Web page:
Kicking Baal Out of Schools
You live in the United States. In the Constitution, it says that congress can make no law respecting an establishment of religion or prohibiting the free exercise thereof.
One of the founding fathers, Thomas Jefferson, described this amendment as a “wall of separation between the church and the state.”
You go to a state-run public school, which must conform to this Constitutional maxim.
First Day of School
It’s your first day at this school, having arrived in a new town after moving.
You get on the bus and are driven to school. The bus parks, but the door hasn’t opened yet. The bus driver is sitting there, silent.
A student in the very front stands up. She is wearing a strange conical hat.
“All who worship Baal Hadad as master and lord, raise your hand in reverence!” she shouts. All of the other children raise their hands and look around.
Several notice that you’re not raising your hand, and begin to whisper and murmur to one another. Soon, everyone is talking about you, and looking at you like something is completely wrong with you.
You really want to leave. Why isn’t the bus driver opening the door? You stand up and walk hurriedly down the aisle.
“Let me off,” you shout at the bus driver.
“Of course, you’re not captive,” says the driver, and opens the door for you.
You go to your first class. The bell rings for class to start, but the teacher is sitting silently at her desk, reading.
Like on the bus before, a student up front, wearing a conical hat, stands up and addresses the students.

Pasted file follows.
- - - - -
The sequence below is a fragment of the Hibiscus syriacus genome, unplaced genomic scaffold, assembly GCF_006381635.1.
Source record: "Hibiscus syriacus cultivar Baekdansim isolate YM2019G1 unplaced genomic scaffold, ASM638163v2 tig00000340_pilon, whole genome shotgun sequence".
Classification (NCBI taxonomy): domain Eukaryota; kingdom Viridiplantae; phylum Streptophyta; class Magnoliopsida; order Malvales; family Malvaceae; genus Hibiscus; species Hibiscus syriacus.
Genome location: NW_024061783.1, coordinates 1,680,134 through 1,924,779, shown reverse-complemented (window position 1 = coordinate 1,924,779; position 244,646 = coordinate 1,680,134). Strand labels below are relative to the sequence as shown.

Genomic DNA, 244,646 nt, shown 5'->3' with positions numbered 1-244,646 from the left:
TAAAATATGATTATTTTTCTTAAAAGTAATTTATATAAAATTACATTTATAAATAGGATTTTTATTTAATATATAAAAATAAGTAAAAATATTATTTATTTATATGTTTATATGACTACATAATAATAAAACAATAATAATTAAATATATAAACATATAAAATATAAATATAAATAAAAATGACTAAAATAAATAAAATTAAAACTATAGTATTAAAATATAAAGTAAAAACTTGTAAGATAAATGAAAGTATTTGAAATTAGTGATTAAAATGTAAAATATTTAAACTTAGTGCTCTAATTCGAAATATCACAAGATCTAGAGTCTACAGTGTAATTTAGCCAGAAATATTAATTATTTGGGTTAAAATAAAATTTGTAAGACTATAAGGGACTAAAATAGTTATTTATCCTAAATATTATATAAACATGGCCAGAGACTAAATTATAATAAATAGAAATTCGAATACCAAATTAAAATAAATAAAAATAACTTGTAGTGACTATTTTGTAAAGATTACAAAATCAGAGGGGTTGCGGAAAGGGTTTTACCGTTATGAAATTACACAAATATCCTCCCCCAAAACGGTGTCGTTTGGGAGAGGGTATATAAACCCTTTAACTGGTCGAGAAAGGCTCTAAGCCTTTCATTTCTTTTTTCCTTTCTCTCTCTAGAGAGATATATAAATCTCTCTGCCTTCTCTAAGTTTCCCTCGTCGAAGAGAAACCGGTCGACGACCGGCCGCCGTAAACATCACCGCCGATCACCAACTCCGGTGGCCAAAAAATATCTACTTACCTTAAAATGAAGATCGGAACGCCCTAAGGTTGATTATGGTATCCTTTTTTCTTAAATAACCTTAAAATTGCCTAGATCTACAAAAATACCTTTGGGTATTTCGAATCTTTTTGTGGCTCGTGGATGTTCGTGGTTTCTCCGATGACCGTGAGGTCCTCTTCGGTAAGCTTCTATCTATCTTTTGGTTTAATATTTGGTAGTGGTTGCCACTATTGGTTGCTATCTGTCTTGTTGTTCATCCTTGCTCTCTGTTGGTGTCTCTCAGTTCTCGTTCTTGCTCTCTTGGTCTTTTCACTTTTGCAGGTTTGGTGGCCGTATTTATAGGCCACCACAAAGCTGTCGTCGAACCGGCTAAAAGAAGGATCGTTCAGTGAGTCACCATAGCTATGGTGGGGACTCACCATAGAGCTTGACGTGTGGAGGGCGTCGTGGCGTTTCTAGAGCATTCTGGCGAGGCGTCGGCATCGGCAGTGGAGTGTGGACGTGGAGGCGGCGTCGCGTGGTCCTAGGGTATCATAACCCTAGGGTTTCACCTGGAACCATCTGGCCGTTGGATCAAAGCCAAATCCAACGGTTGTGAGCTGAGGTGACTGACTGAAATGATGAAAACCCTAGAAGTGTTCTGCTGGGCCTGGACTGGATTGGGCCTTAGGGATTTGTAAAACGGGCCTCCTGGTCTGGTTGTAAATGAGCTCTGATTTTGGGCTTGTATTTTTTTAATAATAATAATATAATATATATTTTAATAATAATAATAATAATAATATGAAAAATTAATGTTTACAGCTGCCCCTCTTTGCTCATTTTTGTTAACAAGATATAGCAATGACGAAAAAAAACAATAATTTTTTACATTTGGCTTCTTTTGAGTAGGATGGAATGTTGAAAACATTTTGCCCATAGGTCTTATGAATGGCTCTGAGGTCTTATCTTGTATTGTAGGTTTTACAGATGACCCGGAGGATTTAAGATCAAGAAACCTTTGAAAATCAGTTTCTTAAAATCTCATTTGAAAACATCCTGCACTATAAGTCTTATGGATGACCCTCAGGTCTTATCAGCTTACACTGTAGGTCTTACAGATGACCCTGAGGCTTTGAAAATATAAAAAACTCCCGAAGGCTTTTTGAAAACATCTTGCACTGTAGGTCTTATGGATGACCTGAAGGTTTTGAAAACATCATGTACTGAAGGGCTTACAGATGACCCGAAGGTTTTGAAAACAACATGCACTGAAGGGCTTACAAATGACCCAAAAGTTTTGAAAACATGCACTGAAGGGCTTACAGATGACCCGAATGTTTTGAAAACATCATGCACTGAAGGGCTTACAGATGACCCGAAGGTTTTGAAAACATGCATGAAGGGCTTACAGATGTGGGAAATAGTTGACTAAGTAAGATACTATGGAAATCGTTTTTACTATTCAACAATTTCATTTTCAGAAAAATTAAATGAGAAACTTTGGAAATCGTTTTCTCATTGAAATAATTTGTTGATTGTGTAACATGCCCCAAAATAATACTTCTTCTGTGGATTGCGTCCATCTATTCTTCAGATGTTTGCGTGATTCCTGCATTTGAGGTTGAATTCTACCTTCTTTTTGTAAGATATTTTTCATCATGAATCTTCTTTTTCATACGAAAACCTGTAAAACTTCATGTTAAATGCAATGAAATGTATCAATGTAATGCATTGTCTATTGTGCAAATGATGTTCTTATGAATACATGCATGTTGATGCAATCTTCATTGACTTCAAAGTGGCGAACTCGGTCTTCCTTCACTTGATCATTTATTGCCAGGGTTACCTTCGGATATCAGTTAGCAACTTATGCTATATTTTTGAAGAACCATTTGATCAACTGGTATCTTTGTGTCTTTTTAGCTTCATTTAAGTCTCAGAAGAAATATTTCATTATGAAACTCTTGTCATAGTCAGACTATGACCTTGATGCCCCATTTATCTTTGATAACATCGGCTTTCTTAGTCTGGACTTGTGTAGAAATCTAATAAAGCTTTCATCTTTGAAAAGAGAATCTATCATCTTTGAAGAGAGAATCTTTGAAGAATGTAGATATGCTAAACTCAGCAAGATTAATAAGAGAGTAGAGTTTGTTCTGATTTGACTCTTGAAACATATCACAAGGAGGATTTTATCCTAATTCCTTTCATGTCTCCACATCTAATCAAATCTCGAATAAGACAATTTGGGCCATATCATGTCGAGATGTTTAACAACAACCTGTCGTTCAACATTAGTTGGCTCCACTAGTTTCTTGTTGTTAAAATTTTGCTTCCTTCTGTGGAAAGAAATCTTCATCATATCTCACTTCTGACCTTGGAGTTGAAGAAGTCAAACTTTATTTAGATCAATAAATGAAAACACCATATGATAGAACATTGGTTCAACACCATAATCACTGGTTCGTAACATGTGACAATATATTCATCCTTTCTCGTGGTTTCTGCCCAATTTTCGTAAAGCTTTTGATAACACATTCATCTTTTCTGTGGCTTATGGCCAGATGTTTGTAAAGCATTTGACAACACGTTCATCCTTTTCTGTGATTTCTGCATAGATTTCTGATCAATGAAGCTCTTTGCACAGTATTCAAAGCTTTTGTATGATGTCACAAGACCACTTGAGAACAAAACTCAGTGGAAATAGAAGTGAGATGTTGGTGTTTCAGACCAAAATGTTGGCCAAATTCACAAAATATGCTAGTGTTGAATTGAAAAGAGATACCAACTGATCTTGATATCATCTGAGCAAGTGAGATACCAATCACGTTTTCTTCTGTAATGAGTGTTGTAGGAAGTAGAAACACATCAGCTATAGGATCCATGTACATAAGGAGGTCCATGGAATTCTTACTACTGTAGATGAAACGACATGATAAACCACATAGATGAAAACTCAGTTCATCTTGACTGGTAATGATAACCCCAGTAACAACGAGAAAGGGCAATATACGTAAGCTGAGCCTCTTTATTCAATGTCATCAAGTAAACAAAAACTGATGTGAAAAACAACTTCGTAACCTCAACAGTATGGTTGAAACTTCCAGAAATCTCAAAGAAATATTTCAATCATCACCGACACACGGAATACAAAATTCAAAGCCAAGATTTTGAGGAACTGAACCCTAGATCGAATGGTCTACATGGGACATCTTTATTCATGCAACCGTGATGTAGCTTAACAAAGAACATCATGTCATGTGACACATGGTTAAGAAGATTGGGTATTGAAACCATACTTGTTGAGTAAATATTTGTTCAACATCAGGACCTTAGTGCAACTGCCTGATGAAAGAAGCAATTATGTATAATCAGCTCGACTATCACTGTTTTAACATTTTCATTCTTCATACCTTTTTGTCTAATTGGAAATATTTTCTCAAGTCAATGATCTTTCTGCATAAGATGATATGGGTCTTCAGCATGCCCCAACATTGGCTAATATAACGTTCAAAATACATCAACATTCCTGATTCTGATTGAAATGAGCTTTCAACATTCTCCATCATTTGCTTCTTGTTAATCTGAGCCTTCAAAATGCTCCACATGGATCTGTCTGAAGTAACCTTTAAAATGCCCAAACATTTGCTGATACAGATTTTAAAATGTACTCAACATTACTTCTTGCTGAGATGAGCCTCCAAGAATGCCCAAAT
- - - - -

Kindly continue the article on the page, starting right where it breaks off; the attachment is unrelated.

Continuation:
“Let us now sing praises to Baal Hadad, king of the heavens!” he shouts.
He begins to sing. The other students join him. You don’t want to be a part of this.
You get up to walk to the teacher, who is still reading silently. As you do, the other students stop singing, and stare, aghast that you would interrupt the worship. They give you horrible looks and scoff.
You ask the teacher to be excused.
“Of course,” the teacher says, and gives you a pass to read in the library until the lesson begins.
You come back 10 minutes later, and the teacher has already started teaching. You rush to take your seat.
This happens in several subsequent classes. Sometimes singing, sometimes a creed recital, sometimes a prayer, sometimes a “meditative moment of silence.”
Similar things happen at lunch.
You go to an assembly. Same thing.
Each time, no school faculty is directly involved. They just sit silently while the students lead the Baal-worship. And each time, when you ask to be excused, you’re allowed.
This is a horrible state of affairs that clearly violates that “wall of separation” of which the Jefferson wrote. This town of Baal-worshipers is transparently and cynically incorporating Baal-worship into their public school system by using a “back door” of “periods of inactivity” + “student-prompted actions.”
You decide to hire a lawyer and try to put a stop to this.
The resolution is that if public school faculty has reasonable knowledge that a student plans to perform religious rituals for reasons other than pure, curricula-driven education, they have to stop it. Otherwise, they are giving official permission, even if it’s veiled under the auspices of “faculty passivity” and “student freedom.”
The Supreme Court hands down this decision.
To violate this decision is to violate the Constitution.
The Social Aftermath
The incorporation of prayers and worship and creeds to Baal disappears at your school.
Now, instead of getting dirty looks from students for asking to be excused, you get dirty looks from students and their parents.
They blame you for “kicking Baal out of schools” and falsely complain that the school has “banned prayer.”
State-run institutions should not be complicit in the worship of deities, because not everyone believes in those deities.
As Christians, we should be passionate about making sure that everyone is treated with charity and equity, and not attempt to force our beliefs on others through state-run institutions.
Prideful shows of allegiance, intimidating social pressure, and ostracism do nothing but sow resentment and discomfort in non-believers. This is trivially obvious when you craft an imaginary situation in which you’re in “their shoes.”